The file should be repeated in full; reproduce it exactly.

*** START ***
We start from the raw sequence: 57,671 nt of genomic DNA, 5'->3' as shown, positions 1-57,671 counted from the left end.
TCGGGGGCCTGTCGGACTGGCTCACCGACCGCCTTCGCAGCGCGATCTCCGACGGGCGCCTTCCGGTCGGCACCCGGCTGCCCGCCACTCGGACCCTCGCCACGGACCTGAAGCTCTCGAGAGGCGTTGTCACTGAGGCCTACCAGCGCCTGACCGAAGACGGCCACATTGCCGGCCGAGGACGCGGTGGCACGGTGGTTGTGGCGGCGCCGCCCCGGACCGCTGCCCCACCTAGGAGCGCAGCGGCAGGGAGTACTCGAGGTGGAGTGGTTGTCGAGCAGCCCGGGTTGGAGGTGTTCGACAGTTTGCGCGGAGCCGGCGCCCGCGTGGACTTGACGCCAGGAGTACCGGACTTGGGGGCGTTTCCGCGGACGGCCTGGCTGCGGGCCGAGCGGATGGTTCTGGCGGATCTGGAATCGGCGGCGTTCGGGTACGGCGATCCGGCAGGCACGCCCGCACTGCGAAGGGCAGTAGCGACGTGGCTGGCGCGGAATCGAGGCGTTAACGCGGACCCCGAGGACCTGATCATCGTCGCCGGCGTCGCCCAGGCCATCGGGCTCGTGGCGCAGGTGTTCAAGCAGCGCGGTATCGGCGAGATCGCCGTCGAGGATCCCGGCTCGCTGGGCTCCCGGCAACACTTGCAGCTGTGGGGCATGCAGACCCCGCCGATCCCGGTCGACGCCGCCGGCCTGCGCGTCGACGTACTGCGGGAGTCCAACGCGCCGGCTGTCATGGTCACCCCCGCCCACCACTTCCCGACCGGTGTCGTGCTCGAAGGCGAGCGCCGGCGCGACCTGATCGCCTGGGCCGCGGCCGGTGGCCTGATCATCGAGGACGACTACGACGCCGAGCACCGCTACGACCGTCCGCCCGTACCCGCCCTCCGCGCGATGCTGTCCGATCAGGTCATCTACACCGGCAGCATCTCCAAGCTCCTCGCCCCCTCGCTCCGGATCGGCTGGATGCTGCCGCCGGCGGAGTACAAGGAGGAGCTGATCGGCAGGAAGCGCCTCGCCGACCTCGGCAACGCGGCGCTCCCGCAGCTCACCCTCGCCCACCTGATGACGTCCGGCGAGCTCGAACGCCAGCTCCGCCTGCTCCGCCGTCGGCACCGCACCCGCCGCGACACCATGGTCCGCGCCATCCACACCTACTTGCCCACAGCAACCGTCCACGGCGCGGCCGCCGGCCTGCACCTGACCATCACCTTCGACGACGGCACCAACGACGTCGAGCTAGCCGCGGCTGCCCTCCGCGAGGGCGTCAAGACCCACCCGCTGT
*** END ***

We start from the raw sequence: 57,671 nt of genomic DNA, 5'->3' as shown, positions 1-57,671 counted from the left end.
TCGGGGGCCTGTCGGACTGGCTCACCGACCGCCTTCGCAGCGCGATCTCCGACGGGCGCCTTCCGGTCGGCACCCGGCTGCCCGCCACTCGGACCCTCGCCACGGACCTGAAGCTCTCGAGAGGCGTTGTCACTGAGGCCTACCAGCGCCTGACCGAAGACGGCCACATTGCCGGCCGAGGACGCGGTGGCACGGTGGTTGTGGCGGCGCCGCCCCGGACCGCTGCCCCACCTAGGAGCGCAGCGGCAGGGAGTACTCGAGGTGGAGTGGTTGTCGAGCAGCCCGGGTTGGAGGTGTTCGACAGTTTGCGCGGAGCCGGCGCCCGCGTGGACTTGACGCCAGGAGTACCGGACTTGGGGGCGTTTCCGCGGACGGCCTGGCTGCGGGCCGAGCGGATGGTTCTGGCGGATCTGGAATCGGCGGCGTTCGGGTACGGCGATCCGGCAGGCACGCCCGCACTGCGAAGGGCAGTAGCGACGTGGCTGGCGCGGAATCGAGGCGTTAACGCGGACCCCGAGGACCTGATCATCGTCGCCGGCGTCGCCCAGGCCATCGGGCTCGTGGCGCAGGTGTTCAAGCAGCGCGGTATCGGCGAGATCGCCGTCGAGGATCCCGGCTCGCTGGGCTCCCGGCAACACTTGCAGCTGTGGGGCATGCAGACCCCGCCGATCCCGGTCGACGCCGCCGGCCTGCGCGTCGACGTACTGCGGGAGTCCAACGCGCCGGCTGTCATGGTCACCCCCGCCCACCACTTCCCGACCGGTGTCGTGCTCGAAGGCGAGCGCCGGCGCGACCTGATCGCCTGGGCCGCGGCCGGTGGCCTGATCATCGAGGACGACTACGACGCCGAGCACCGCTACGACCGTCCGCCCGTACCCGCCCTCCGCGCGATGCTGTCCGATCAGGTCATCTACACCGGCAGCATCTCCAAGCTCCTCGCCCCCTCGCTCCGGATCGGCTGGATGCTGCCGCCGGCGGAGTACAAGGAGGAGCTGATCGGCAGGAAGCGCCTCGCCGACCTCGGCAACGCGGCGCTCCCGCAGCTCACCCTCGCCCACCTGATGACGTCCGGCGAGCTCGAACGCCAGCTCCGCCTGCTCCGCCGTCGGCACCGCACCCGCCGCGACACCATGGTCCGCGCCATCCACACCTACTTGCCCACAGCAACCGTCCACGGCGCGGCCGCCGGCCTGCACCTGACCATCACCTTCGACGACGGCACCAACGACGTCGAGCTAGCCGCGGCTGCCCTCCGCGAGGGCGTCAAGACCCACCCGCTGT